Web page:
When you first start out in the manufacturing business, you spend a long time figuring out what you’re going to sell. You focus on product development, market research, and other processes that help you to determine whether the idea you have is really worth selling and whether you can make a profit from it too.
Once you have your final idea and are ready to go ahead with the next steps, you may find that you come to a halt. So many of us spend so long thinking about creating our product that we don’t pay too much attention to how we’re going to create that product. This requires a manufacturing process, which will take raw materials or ingredients and combine them in a way that produces your final product that can then be packaged and shipped to customers.
Manufacturing, of course, is extremely complex in itself. Therefore, you’re going to want to make sure that you get the process right the first time around. Getting it right from the start means no wasted costs.
Here’s some information that will better inform you about this step in your business’ progression.
Your Manufacturing Business Options
When it comes to manufacturing, you usually have two broad options available to you. You can outsource your manufacturing to a third party, meaning that they provide the space, facilities, machinery, and workers required to produce your goods for an agreed cost.
The alternative is to manufacture in-house, which means investing in space, machinery, Metrology Parts, staff, and more to create the products yourself.
Outsourcing Manufacturing: The Pros and Cons
The vast majority of startups tend to outsource their manufacturing process. It is a lower cost, to begin with. You don’t need to invest in everything required to make your products, which tends to be favorable when you’re still testing the waters of whether your product will sell or not.
Therefore, you can outsource the manufacture of the first run of products and if they don’t sell, you can discontinue them. No need to worry about selling machinery or being tied into a contract on the premises you’re using for manufacturing.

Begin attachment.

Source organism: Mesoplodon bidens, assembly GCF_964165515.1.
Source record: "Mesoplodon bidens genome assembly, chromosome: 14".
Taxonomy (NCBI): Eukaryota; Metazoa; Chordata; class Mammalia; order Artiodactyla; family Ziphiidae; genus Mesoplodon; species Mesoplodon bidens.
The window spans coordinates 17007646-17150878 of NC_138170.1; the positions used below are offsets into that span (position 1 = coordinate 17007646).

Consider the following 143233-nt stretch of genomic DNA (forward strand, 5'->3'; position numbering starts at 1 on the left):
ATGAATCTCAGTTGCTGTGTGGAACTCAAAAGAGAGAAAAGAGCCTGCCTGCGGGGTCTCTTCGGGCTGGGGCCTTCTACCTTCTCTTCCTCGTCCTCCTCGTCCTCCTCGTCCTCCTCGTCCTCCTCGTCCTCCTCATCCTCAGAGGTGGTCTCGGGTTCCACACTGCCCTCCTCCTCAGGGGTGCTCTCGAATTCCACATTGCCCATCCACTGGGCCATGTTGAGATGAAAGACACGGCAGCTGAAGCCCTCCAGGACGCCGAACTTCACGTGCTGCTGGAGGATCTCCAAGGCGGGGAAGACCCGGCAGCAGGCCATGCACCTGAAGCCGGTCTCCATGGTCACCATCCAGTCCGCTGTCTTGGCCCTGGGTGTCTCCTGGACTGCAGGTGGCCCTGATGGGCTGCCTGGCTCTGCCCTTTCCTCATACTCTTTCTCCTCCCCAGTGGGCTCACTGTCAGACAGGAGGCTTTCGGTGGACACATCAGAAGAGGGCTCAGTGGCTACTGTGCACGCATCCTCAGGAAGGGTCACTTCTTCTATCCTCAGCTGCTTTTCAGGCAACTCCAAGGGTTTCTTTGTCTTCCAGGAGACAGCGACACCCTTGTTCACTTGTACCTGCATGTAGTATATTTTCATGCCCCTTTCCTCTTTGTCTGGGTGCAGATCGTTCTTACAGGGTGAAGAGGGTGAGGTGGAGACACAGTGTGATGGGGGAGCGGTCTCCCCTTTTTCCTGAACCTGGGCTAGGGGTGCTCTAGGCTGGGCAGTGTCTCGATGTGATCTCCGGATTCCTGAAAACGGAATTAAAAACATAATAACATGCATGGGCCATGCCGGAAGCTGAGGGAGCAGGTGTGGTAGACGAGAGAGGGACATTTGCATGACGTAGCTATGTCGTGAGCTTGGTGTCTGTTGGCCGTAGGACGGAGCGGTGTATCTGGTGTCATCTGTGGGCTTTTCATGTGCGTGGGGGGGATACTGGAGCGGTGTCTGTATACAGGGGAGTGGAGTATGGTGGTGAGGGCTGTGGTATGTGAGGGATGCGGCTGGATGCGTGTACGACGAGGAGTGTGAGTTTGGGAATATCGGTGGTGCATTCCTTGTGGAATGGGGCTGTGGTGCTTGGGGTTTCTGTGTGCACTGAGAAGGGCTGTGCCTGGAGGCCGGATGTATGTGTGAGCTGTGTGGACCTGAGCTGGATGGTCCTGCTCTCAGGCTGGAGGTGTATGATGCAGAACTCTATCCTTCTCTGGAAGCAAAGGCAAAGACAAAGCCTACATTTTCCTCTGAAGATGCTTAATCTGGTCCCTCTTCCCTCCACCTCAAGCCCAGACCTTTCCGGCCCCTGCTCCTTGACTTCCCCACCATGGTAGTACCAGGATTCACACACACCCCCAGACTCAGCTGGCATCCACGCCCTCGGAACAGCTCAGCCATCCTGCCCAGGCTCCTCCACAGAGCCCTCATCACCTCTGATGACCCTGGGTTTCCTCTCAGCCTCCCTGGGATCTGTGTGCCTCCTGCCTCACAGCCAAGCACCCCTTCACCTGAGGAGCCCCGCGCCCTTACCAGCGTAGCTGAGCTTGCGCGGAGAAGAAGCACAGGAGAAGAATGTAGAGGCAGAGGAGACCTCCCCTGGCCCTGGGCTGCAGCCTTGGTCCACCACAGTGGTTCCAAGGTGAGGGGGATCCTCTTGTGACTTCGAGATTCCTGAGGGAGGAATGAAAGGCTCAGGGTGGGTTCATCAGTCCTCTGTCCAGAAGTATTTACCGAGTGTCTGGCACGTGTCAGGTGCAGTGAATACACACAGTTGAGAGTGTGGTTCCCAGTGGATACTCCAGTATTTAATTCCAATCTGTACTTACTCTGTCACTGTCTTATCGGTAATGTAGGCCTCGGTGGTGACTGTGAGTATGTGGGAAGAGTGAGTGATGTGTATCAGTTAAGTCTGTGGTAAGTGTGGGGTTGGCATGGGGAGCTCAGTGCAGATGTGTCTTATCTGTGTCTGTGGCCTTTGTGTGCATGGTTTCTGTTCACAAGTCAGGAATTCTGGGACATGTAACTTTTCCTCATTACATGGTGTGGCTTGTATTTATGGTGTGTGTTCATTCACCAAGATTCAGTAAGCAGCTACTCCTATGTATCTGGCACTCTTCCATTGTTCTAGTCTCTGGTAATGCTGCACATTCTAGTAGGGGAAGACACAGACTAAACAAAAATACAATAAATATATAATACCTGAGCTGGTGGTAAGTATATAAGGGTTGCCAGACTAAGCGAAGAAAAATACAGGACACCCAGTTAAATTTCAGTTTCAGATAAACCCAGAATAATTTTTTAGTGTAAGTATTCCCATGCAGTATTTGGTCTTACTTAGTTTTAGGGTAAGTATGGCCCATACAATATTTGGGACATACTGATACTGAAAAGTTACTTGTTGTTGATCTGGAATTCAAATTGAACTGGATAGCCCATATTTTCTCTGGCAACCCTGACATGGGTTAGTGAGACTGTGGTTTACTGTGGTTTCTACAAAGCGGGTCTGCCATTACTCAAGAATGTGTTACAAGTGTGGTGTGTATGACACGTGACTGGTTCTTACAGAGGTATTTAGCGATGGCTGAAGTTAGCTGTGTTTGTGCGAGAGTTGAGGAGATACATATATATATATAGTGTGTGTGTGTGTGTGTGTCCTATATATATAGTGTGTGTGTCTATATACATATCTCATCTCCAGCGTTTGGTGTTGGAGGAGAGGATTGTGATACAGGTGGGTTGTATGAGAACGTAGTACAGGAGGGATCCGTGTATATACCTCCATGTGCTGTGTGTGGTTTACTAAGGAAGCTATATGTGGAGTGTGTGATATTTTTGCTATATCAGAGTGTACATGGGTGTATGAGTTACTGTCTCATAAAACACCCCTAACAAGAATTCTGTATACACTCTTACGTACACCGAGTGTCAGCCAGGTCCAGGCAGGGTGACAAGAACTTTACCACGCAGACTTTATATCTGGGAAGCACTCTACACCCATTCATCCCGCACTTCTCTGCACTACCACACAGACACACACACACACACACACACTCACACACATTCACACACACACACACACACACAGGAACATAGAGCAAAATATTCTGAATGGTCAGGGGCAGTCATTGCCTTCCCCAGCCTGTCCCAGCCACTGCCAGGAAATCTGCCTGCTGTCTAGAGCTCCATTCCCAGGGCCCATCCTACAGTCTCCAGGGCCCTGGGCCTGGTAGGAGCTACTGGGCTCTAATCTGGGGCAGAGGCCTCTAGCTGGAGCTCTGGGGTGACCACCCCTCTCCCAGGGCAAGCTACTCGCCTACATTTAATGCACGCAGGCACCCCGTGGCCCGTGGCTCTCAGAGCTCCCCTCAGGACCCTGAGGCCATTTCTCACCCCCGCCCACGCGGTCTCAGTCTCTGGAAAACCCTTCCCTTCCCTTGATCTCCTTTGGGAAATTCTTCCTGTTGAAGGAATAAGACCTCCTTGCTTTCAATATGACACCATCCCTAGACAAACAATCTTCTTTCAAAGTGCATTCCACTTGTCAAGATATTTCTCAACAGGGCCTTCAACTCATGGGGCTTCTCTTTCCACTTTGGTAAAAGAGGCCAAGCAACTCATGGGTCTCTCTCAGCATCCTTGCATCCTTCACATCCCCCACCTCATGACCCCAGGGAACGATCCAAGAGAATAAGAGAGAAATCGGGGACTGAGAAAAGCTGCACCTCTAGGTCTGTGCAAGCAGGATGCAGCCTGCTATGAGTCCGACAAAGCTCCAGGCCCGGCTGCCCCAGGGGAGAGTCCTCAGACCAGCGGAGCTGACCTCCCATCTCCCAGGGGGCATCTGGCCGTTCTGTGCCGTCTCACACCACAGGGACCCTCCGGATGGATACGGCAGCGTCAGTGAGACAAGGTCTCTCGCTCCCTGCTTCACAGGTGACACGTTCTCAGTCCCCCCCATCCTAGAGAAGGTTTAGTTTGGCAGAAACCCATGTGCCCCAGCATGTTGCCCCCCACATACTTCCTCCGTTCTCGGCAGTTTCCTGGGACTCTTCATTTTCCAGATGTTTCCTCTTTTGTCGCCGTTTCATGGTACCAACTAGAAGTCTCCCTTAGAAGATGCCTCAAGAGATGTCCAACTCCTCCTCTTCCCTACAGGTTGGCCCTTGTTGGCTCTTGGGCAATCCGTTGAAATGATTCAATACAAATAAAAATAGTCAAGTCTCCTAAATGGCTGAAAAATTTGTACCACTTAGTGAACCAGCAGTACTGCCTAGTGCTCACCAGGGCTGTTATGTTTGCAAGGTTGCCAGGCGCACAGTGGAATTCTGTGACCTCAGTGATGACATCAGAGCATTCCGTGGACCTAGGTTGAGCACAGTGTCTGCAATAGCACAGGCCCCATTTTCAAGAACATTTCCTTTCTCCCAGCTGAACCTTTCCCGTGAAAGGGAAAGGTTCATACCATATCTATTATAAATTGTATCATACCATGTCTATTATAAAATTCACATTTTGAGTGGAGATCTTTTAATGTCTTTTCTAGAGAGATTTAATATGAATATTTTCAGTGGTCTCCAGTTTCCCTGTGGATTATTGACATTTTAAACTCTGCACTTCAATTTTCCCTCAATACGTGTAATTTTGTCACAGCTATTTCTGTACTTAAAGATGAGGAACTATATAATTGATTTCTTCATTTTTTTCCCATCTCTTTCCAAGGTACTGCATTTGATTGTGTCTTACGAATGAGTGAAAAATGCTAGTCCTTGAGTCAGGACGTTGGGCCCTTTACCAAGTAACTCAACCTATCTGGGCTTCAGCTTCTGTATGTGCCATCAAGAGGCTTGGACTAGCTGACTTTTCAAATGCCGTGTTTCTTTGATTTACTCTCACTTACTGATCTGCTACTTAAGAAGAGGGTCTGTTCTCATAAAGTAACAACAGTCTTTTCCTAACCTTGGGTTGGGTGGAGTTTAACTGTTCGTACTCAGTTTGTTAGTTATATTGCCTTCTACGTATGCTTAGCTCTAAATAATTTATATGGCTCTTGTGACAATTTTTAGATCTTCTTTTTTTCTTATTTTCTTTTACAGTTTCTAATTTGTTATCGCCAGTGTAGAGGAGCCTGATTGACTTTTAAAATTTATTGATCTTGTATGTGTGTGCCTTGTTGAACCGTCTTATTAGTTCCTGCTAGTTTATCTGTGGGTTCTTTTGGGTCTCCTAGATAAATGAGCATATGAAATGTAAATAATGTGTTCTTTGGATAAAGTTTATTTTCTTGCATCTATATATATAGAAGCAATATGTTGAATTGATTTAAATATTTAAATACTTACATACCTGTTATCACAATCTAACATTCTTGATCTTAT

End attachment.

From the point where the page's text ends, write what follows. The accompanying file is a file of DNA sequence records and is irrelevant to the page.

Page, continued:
Of course, when you outsource, you do leave quality control and time scales in someone else’s hands. You also have to pay an ongoing third-party cost to the manufacturer if you use them in the long run.
In-House Manufacturing: The Pros and Cons
In-house manufacturing gives you a lot more control over production, from time scales to quality. You also save money in the long run, as you don’t have to pay a middleman to do your production for you while generating a profit for themselves.
However, you do have to invest a lot to get up and running. This tends to be a preferable option for manufacturing businesses that have already established themselves.
Hence, they know there is an ongoing demand for their product. By producing it in-house, they will recoup costs on initial investments over a course of months or years.
Conclusion: Decisions of Manufacturing Business
Manufacturing is a process that all businesses will have to deal with if they sell products. So hopefully, some of the advice outlined above will help you to determine what path is best for your business!
Have you done manufacturing in-house or outsourced it? I’d love to hear from you about it in the comments below.